The so-called Volcker rule, which aims to ban prop trading by deposit-taking institutions in the US, could substantially reduce liquidity and cause significant mark-to-market loss of value for investors, according to a new report from research firm Oliver Wyman.
The report, commissioned by US-based sell-side trade body the Securities Industry and Financial Markets Association (SIFMA), found that investors would have to pay more to trade bonds that are now systematically less liquid, with a potential annual cost to investors of US$1 billion to US$4 billion.
“An overly restrictive implementation of the Volcker rule – as proposed – would artificially limit banking entities’ ability to facilitate trading, hold inventory at levels sufficient to meet investor demand, and actively participate in the market to price assets efficiently –reducing liquidity across a wide spectrum of asset classes,” the report said.
The study found that reductions in liquidity in the bond markets would create a number of problems and costs.
Oliver Wyman believed the cost to investors could range from US$90 billion to US$315 billion in mark-to-market loss of value on existing holdings, as fixed income assets became less liquid and therefore less valuable.
SIFMA added that a number of provisions of the Volcker rule risked constraining market liquidity, including artificial limits on size and duration of inventory and retained risk, restrictions on inter-dealer trading and active trading to price assets, a requirement to show consistent revenue and risk dynamics, and fragmented regulatory oversight and enforcement.
“Less liquid instruments or markets would likely be disproportionately affected,” the report said. “The impact of reduced liquidity will have a disproportionate impact on the value of bonds backed by, generally smaller, firms at the lower end of the credit spectrum.”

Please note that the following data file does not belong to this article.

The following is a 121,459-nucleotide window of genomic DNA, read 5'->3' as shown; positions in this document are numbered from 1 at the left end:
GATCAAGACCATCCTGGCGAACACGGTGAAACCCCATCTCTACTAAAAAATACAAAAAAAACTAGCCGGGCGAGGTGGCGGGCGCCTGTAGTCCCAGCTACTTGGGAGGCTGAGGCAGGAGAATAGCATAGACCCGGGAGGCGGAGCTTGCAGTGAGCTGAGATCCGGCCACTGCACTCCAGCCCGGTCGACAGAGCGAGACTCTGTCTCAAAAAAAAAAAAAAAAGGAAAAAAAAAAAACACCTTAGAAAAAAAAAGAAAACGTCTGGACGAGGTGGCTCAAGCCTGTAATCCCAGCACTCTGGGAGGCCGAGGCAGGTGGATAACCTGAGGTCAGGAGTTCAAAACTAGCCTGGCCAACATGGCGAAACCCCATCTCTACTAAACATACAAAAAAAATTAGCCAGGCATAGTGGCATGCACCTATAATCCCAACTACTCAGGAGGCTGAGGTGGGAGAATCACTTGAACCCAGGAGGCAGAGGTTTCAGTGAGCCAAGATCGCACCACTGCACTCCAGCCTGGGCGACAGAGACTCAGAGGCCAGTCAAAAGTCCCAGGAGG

The Volcker rule, named after former Federal Reserve chairman Paul Volcker, is intended to restrict US banks’ proprietary trading activities and investments in private equity and hedge funds in order to reduce risk in the US banking system. The rule was introduced as part of the Dodd-Frank Wall Street Reform and Consumer Protection Act. Other areas of contention among market participants include the rule’s definition of proprietary trading and its application to foreign entities.
According to US law firm Davis Polk, by the end of December, a total of 200 Dodd-Frank rulemaking requirement deadlines had passed – some 50% of the 400 total rulemaking requirements and 70% of the 286 rulemaking requirements with specified deadlines.
Of the deadlines which had passed, 149 (74.5%) were missed and only a quarter (51) had been met with finalised rules.
On 11 October, the Federal Deposit Insurance Corporation, Federal Reserve, Office of the Comptroller of the Currency and the Securities and Exchange Commission issued their joint proposal for the rule. Late December, the deadline for public comment on the joint proposition was put back a month to 13 February after lawmakers pleaded for more time.
The Commodity Futures Trading Commission (CFTC) has said its own proposal would be “consistent” with that of the present proposed rule.
“I would be hopeful that we would address ourselves to a proposal – possibly even in the first meeting of January – of the Volcker Rule,” CFTC chair Gary Gensler said late last month when asked when he expected the watchdog to release its own version of the rule.
The CFTC’s next meeting is tentatively scheduled for 11 January.